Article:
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  • Getting to Know Romania’s Wine Regions
  • Getting to Know Romania’s Wine Regions
  • Getting to Know Romania’s Wine Regions
  • Getting to Know Romania’s Wine Regions

Getting to Know Romania’s Wine Regions

From vast, sprawling countryside to fascinating cities with diverse influences, there are a lot of reasons to visit Romania. However, one thing that consistently flies under the radar is the breadth and quality of the wine from the country. Thanks to its geographical position, natural landscape and fertile soil, grapevines thrive in the country and produce some truly excellent wine. Here, we’ll be taking a look at the various wine-growing regions across Romania, to understand the sort of beverage you can expect to taste in each.

Romania has vineyards scattered across the country, some taking advantage of the Carpathian soil, while others enjoy the warmer temperatures of the south. Beginning at the north and working south, these are Romania’s wine regions.

People holding wine glasses

Maramures and Crisana

Located in the north and north-west of the country, Maramures and Crisana experience some of the colder and slightly harsher weather that Romania receives throughout the year. Occasionally making use of the Carpathian Mountains to the east, the region most commonly grows white wines. Towns such as Valea lui Mihai, Silvania and Diosig are located closeby to the vineyards which are known for producing good quality wine. Red wine struggles to grow in this region because of the temperatures; however, the white has a strong acidic and fruity taste. Wines such as Chardonnay and Pinot Noir are grown at the Silvana vineyard. Here, sparkling wine is also produced using the Champenoise method, one of the few places in Romania to do so.

Moldavia

The Moldavia region is in the north-east of the country and covers much of the land that borders with Moldova. White wines typically flourish in the north of the region while reds find more success in the south; with wine producers located close to Panciu and Bujor. One of the major vineyards of the region, Averesti, was founded in the later 1800s when the then owner established a plantation of approximately 30 hectares. This encompassed a wide range of grape varieties, from local Romanian grapes to international flavours. This has now grown to 550 hectares and segregates the Romanian grapes from the international, allowing for unique characteristics.

Grapes in a vineyard

Transylvania

The heartland of Romania, Transylvania is known as being the home of fictional icon Dracula. Somewhat lesser known is its impeccable wine-growing capabilities. Transylvania is home to a range of white wine vineyards that grow anything from local varieties to Chardonnay and Sauvignon Blanc. One of the most successful in the region is located closeby to Lechinta, a vineyard called Lilac. Winemaking in this region dates back as far as 2,300 years ago and has seen its fair share of change over that time, most notably the nationalisation by the communists during the 1940s. However, the vineyard is now owned by an Austrian enthusiast and produces small quantities that are perfect for the connoisseurs.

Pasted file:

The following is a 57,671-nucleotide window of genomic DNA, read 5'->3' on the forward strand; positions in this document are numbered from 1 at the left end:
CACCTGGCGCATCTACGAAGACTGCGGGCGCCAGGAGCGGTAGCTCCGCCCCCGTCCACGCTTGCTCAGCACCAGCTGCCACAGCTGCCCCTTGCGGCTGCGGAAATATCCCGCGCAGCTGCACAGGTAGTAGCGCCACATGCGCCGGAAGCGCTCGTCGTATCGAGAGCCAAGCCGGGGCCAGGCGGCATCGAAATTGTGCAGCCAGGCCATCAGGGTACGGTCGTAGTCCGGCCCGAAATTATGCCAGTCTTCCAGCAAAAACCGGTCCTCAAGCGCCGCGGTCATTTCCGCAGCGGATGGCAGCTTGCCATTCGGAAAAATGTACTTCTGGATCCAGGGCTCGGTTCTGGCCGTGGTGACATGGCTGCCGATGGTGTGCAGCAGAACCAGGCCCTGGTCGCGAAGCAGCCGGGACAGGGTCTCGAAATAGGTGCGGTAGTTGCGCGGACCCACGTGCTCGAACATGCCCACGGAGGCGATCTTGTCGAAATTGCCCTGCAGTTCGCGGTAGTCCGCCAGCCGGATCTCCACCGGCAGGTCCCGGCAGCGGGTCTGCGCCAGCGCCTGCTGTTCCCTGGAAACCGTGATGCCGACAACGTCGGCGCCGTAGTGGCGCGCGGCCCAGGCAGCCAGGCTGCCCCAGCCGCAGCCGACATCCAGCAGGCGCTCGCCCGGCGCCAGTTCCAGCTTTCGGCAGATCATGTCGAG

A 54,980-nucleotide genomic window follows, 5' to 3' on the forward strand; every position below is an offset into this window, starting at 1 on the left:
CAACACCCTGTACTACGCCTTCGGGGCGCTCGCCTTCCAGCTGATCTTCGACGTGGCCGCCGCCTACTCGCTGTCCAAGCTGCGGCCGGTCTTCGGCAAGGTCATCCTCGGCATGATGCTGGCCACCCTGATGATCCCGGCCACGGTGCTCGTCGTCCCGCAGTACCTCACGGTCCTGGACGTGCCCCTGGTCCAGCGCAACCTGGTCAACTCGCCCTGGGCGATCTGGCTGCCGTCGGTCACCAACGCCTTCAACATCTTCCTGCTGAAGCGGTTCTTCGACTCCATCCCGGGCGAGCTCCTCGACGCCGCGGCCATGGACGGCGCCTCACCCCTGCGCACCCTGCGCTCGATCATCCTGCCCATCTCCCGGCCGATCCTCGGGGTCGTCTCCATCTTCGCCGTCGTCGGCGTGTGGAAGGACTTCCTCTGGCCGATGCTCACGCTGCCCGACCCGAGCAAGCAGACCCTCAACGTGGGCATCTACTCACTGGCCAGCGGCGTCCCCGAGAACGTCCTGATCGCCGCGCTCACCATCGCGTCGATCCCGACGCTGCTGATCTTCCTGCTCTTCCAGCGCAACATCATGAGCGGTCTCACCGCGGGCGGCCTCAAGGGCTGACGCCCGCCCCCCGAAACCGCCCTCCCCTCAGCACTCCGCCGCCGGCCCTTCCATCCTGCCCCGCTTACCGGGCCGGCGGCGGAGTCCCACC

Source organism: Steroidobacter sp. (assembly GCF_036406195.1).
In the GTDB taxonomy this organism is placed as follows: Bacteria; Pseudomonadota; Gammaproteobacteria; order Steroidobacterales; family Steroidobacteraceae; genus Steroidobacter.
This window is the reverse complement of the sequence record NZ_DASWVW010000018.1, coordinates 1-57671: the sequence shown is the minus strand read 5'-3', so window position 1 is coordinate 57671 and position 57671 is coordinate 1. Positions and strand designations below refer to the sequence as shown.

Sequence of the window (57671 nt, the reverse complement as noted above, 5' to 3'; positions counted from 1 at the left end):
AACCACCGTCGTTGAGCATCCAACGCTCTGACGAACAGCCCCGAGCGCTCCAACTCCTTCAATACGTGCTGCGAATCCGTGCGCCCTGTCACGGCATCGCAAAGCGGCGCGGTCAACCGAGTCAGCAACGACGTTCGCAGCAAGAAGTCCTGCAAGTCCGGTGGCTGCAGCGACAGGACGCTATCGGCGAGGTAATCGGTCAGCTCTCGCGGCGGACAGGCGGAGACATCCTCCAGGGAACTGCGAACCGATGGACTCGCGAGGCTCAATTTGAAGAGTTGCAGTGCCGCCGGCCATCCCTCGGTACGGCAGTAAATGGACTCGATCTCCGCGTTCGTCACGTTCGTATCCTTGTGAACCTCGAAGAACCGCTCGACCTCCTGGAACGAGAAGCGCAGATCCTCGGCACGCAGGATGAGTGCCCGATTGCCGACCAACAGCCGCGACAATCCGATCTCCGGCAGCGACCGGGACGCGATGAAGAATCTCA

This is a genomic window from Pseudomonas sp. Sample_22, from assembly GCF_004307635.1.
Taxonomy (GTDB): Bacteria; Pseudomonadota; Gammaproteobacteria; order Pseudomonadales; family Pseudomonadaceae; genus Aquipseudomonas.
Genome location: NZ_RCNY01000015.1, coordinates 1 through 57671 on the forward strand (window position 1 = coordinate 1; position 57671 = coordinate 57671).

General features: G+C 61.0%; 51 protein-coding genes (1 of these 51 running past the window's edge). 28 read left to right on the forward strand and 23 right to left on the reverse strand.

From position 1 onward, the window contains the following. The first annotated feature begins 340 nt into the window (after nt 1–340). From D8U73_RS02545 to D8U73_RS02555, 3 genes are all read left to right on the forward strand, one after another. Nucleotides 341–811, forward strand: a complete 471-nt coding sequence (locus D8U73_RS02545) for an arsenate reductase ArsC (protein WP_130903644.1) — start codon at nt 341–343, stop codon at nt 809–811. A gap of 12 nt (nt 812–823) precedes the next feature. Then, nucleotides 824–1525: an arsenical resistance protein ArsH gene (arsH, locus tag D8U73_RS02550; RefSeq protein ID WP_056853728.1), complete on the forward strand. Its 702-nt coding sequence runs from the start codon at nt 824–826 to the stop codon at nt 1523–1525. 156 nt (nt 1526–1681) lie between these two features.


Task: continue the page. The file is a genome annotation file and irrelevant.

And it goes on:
Banat

You’ll find the region of Banat in the west and is relatively scarce in terms of wine production areas. There are two notable locations towards the north of the region, one producing red and the other white; these are closeby to Teremia and Recaș. White wine has traditionally dominated these areas; however, more recently, red grapes have seen success along with a selection of table grape varieties. Quality is preferred to quantity in this area, which is especially notable if you were to visit the plantation at Recaș, as you can see the plantation and production first hand.

Person holding wine grapes

Muntenia and Oltenia

Covering much of the south of the country and home to the famed Balea Lake, the region of Muntenia and Oltenia mostly produces red wines, with some vineyards that produce both red and white. The temperature in the south lends itself to red grapevines with slightly balmier weather and longer summers. There are many vineyards in the region that are worth mentioning, including Catleya in the west and Lacerta Winery in Buzau in the East. Lacerta is just a one hour drive from the capital of Bucharest and presents visitors with stunning views across the plantation. You can also choose to taste the various blends and take a tour of the vault. The facility is a modern build and creates a dynamic contrast on the backdrop of rural Romania; something that should not be missed.

Dobrogea

The south-east region of Dobrogea is the smallest of all the regions, with the main focal point being the city of Constanta. Being the only coastal wine region of the country comes with its benefits, both in growing and in flavour. As many of the established wine-growing countries use coastal vineyards, it’s no surprise that Romania is making the most of its small coastline gift to create great-tasting drinks. A combination of red and white is grown in the region with the most notable winery being Vinuri de Macin. The river Danube flows beside the vineyard to enrich the soil, and the southerly location affords glorious summers, creating a great tasting grape. The vineyard offers both tours and tasting sessions allowing you to sample some of the produce and to understand the process of production. Since 2011, they have produced wine for the Royal House of Romania.

Grapes on a vine
To best enjoy some of the country’s finest wines, a visit is a must! Why not explore the Danube Delta in Romania and pay a visit to one of Dobrogea’s excellent wineries? Our trips to Romania will take you on an adventure and allow you time to explore the country on your own as well, check them out here!

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